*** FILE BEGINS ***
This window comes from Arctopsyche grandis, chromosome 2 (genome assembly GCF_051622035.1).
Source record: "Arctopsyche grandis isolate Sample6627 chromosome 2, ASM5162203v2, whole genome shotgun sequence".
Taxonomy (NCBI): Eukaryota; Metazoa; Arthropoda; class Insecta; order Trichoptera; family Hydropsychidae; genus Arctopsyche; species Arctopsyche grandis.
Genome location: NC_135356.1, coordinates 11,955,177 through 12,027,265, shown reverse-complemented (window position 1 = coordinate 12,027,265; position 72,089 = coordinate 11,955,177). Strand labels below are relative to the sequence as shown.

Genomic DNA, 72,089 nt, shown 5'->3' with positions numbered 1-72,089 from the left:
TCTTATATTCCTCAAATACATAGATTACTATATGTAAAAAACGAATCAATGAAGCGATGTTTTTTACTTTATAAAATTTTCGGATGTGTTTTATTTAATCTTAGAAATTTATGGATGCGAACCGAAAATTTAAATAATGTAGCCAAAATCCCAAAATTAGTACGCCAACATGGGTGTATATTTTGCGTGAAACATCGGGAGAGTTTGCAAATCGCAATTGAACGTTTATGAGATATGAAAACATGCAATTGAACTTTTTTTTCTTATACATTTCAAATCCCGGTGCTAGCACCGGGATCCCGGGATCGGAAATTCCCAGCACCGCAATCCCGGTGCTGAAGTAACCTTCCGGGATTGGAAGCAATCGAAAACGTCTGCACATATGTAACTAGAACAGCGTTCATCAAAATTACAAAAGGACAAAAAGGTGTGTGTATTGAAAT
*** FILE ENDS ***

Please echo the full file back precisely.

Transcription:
This window comes from Arctopsyche grandis, chromosome 2 (genome assembly GCF_051622035.1).
Source record: "Arctopsyche grandis isolate Sample6627 chromosome 2, ASM5162203v2, whole genome shotgun sequence".
Taxonomy (NCBI): Eukaryota; Metazoa; Arthropoda; class Insecta; order Trichoptera; family Hydropsychidae; genus Arctopsyche; species Arctopsyche grandis.
Genome location: NC_135356.1, coordinates 11,955,177 through 12,027,265, shown reverse-complemented (window position 1 = coordinate 12,027,265; position 72,089 = coordinate 11,955,177). Strand labels below are relative to the sequence as shown.

Genomic DNA, 72,089 nt, shown 5'->3' with positions numbered 1-72,089 from the left:
TCTTATATTCCTCAAATACATAGATTACTATATGTAAAAAACGAATCAATGAAGCGATGTTTTTTACTTTATAAAATTTTCGGATGTGTTTTATTTAATCTTAGAAATTTATGGATGCGAACCGAAAATTTAAATAATGTAGCCAAAATCCCAAAATTAGTACGCCAACATGGGTGTATATTTTGCGTGAAACATCGGGAGAGTTTGCAAATCGCAATTGAACGTTTATGAGATATGAAAACATGCAATTGAACTTTTTTTTCTTATACATTTCAAATCCCGGTGCTAGCACCGGGATCCCGGGATCGGAAATTCCCAGCACCGCAATCCCGGTGCTGAAGTAACCTTCCGGGATTGGAAGCAATCGAAAACGTCTGCACATATGTAACTAGAACAGCGTTCATCAAAATTACAAAAGGACAAAAAGGTGTGTGTATTGAAAT